Birns pg 2 with Chief Louis Westerburg The Evening Independent Massillon OH March 31, 1975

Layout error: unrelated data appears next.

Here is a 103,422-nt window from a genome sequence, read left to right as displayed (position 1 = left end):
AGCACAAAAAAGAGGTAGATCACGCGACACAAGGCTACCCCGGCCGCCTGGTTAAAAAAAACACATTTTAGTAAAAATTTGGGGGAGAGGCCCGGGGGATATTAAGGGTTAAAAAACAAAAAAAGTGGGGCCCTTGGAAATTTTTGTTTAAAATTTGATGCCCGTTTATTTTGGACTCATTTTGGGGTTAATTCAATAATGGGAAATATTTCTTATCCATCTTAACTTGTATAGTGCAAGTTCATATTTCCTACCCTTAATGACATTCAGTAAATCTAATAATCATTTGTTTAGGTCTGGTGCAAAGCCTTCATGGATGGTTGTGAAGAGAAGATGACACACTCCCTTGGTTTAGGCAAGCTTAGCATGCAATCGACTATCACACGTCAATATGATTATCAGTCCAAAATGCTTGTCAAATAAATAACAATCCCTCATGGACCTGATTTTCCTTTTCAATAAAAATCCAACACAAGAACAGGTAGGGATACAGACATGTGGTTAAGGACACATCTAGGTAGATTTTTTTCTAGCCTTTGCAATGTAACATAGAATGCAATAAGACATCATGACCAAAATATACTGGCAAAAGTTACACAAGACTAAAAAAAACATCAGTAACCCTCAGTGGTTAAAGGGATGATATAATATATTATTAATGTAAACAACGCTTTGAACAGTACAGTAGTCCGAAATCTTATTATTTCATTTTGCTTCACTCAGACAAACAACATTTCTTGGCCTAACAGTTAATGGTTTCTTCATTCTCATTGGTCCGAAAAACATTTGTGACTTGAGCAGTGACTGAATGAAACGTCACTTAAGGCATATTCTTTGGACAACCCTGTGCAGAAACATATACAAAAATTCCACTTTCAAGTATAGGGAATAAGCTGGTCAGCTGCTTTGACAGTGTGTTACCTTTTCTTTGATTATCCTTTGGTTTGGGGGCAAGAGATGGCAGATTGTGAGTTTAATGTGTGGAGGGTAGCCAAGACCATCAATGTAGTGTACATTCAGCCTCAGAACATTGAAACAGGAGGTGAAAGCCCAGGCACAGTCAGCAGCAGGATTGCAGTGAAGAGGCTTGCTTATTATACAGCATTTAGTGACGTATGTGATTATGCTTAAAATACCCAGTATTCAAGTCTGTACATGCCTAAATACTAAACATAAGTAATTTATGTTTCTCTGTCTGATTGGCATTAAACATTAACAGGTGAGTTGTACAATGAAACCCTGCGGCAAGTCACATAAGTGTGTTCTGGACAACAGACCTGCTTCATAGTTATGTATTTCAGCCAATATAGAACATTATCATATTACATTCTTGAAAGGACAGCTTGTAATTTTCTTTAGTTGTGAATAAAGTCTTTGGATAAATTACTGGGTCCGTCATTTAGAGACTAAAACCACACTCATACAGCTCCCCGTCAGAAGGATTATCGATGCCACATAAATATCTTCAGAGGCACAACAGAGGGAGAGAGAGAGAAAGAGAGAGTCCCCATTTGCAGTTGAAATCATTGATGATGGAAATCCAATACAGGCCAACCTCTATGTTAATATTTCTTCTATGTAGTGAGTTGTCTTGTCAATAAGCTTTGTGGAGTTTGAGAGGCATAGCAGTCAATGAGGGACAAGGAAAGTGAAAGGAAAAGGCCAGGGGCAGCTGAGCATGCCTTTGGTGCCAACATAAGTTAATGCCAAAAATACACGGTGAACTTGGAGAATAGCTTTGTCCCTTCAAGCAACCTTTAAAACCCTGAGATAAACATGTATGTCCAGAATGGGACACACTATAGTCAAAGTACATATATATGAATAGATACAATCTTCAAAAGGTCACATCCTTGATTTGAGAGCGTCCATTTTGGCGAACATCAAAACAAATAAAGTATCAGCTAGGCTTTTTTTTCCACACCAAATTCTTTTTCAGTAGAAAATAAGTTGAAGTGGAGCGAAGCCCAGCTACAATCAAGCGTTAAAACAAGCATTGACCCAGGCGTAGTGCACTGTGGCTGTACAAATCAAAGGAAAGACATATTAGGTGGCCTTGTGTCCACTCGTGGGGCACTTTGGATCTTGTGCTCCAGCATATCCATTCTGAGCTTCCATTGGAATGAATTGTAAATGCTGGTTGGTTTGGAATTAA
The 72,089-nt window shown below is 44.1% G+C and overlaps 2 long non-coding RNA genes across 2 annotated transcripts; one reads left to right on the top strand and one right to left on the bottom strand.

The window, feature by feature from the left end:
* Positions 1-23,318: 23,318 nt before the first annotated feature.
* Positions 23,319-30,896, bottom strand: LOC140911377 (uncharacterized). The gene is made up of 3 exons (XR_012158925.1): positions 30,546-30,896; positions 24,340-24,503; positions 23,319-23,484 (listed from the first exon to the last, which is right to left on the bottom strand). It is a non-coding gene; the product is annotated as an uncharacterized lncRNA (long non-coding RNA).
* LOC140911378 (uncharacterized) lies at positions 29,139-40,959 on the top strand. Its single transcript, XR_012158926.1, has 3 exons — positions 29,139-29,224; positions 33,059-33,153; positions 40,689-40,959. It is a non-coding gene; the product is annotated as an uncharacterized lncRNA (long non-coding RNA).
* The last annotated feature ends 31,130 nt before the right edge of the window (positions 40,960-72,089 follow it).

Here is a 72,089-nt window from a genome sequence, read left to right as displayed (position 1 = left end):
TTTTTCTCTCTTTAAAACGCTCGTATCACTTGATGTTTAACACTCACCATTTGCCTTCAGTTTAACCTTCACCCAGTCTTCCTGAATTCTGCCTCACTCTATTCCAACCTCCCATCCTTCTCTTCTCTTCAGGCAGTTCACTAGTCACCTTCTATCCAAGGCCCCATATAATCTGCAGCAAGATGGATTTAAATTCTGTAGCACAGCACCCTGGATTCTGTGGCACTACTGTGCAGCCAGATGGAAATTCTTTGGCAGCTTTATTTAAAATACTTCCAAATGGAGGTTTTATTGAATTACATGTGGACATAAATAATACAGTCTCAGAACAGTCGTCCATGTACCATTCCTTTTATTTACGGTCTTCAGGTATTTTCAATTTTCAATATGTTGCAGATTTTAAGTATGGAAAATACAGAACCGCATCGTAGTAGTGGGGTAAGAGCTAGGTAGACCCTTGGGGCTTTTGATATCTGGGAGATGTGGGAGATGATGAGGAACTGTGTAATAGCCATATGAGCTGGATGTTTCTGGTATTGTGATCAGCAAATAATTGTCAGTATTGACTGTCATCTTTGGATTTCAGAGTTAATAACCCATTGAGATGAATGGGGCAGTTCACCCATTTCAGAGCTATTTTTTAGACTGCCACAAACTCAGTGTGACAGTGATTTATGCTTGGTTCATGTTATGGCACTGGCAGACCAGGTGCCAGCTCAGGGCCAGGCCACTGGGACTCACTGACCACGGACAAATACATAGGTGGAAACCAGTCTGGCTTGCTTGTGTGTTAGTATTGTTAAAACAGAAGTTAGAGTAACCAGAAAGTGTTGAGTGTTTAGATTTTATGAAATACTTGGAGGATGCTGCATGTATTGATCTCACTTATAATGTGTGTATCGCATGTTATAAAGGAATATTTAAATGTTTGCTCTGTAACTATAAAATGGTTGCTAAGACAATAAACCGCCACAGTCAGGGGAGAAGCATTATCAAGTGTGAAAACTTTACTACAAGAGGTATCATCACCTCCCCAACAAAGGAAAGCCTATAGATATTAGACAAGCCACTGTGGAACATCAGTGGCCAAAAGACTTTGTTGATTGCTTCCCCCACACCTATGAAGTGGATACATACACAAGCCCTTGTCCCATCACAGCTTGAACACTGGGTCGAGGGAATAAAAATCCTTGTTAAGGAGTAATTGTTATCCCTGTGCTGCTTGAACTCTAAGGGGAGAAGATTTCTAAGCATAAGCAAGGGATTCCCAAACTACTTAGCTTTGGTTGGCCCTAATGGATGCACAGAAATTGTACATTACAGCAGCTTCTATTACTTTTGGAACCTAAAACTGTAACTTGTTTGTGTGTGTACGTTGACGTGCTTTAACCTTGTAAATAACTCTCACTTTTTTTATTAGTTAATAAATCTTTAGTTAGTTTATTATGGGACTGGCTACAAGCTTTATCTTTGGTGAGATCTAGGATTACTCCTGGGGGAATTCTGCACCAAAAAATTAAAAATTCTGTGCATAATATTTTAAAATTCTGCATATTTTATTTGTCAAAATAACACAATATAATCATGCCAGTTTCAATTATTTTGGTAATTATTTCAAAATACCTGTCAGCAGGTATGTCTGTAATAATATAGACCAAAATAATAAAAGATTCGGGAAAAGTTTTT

Birns.. . (Continued from Page One) place at the rear of the lounge. On Saturdays he went to the Silver Quill in suburban Lakewood and then to Christy's, officers said. They said the lot in which he parked at the lounge and in which the explosion occurred was known only to regular patrons of the bar. Three persons were being questioned, officers said, adding that "with a crime of this violent nature, you question everybody you can." One police spokesman said that "nobody in the department has a good idea of what's going on out there. We hear of some friction with some people. It could have been something out of the past. "Birns was dabbling in clearinghouse and booking a little," the spokesman added. "He hasn't been bothering anybody and hasn't been pushing anybody around. He's been like a consultant out there, an adviser." Police Chief Louis Westerburg of Orange, where Birns resided, described him as friendly and quiet, adding, "You never really saw him." Others who knew him tell of the 60-cent Mexican cigars he always smoked and say he was a gentlemen in public despite tales to the contrary as to his private life, tales alleging he was involved in bomb deaths of others over the years. "He was a super guy," said Irving "Buddy" Spitz, Theatrical manager. "Whatever his private life was, it wasn't reflected here." Cuyahoga County Common Pleas Judge Harry Jaffe described him as "the most pleasant, sociable guy in the world" when seen at the restaurant, adding, "Even my wife liked him." Once described as Cleveland Public Enemy No. 1, Birns was last convicted in 1968 and was sentenced to a term in Marion Correctional Institution for bribery and witness tampering in connection with a Parma numbers raid. He was released in 1971.